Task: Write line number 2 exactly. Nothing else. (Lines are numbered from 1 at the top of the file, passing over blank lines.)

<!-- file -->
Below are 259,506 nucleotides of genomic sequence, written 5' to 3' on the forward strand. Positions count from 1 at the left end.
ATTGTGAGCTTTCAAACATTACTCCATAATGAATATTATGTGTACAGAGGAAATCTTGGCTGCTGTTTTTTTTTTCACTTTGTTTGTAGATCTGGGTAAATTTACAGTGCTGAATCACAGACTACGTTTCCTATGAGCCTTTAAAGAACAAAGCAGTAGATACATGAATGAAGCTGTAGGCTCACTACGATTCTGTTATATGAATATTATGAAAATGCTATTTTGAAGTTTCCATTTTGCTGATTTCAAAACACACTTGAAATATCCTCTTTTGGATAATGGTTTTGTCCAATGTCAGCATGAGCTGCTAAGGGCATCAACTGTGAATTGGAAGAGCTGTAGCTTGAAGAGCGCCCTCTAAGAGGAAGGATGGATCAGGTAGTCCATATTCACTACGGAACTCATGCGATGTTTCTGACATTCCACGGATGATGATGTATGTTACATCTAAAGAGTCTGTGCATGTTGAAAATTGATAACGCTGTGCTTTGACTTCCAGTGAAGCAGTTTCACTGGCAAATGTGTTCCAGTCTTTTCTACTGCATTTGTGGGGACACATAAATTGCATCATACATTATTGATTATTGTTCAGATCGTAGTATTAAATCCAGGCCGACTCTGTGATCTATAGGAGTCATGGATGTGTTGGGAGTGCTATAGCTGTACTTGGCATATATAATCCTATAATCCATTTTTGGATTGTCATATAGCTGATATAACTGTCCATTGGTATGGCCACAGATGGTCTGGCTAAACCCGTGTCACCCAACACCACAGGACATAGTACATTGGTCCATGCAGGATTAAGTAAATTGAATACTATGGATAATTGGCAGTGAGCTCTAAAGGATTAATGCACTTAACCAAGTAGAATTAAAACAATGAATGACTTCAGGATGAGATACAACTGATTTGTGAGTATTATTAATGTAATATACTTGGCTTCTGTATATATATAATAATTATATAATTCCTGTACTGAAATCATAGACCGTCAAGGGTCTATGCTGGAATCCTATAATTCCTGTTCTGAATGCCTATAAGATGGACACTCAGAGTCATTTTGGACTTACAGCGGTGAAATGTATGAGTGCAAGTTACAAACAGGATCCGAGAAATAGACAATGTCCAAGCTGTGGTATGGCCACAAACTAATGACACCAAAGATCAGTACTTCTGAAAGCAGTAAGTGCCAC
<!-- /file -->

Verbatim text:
ATTGTGAGCTTTCAAACATTACTCCATAATGAATATTATGTGTACAGAGGAAATCTTGGCTGCTGTTTTTTTTTTCACTTTGTTTGTAGATCTGGGTAAATTTACAGTGCTGAATCACAGACTACGTTTCCTATGAGCCTTTAAAGAACAAAGCAGTAGATACATGAATGAAGCTGTAGGCTCACTACGATTCTGTTATATGAATATTATGAAAATGCTATTTTGAAGTTTCCATTTTGCTGATTTCAAAACACACTTGAAATATCCTCTTTTGGATAATGGTTTTGTCCAATGTCAGCATGAGCTGCTAAGGGCATCAACTGTGAATTGGAAGAGCTGTAGCTTGAAGAGCGCCCTCTAAGAGGAAGGATGGATCAGGTAGTCCATATTCACTACGGAACTCATGCGATGTTTCTGACATTCCACGGATGATGATGTATGTTACATCTAAAGAGTCTGTGCATGTTGAAAATTGATAACGCTGTGCTTTGACTTCCAGTGAAGCAGTTTCACTGGCAAATGTGTTCCAGTCTTTTCTACTGCATTTGTGGGGACACATAAATTGCATCATACATTATTGATTATTGTTCAGATCGTAGTATTAAATCCAGGCCGACTCTGTGATCTATAGGAGTCATGGATGTGTTGGGAGTGCTATAGCTGTACTTGGCATATATAATCCTATAATCCATTTTTGGATTGTCATATAGCTGATATAACTGTCCATTGGTATGGCCACAGATGGTCTGGCTAAACCCGTGTCACCCAACACCACAGGACATAGTACATTGGTCCATGCAGGATTAAGTAAATTGAATACTATGGATAATTGGCAGTGAGCTCTAAAGGATTAATGCACTTAACCAAGTAGAATTAAAACAATGAATGACTTCAGGATGAGATACAACTGATTTGTGAGTATTATTAATGTAATATACTTGGCTTCTGTATATATATAATAATTATATAATTCCTGTACTGAAATCATAGACCGTCAAGGGTCTATGCTGGAATCCTATAATTCCTGTTCTGAATGCCTATAAGATGGACACTCAGAGTCATTTTGGACTTACAGCGGTGAAATGTATGAGTGCAAGTTACAAACAGGATCCGAGAAATAGACAATGTCCAAGCTGTGGTATGGCCACAAACTAATGACACCAAAGATCAGTACTTCTGAAAGCAGTAAGTGCCAC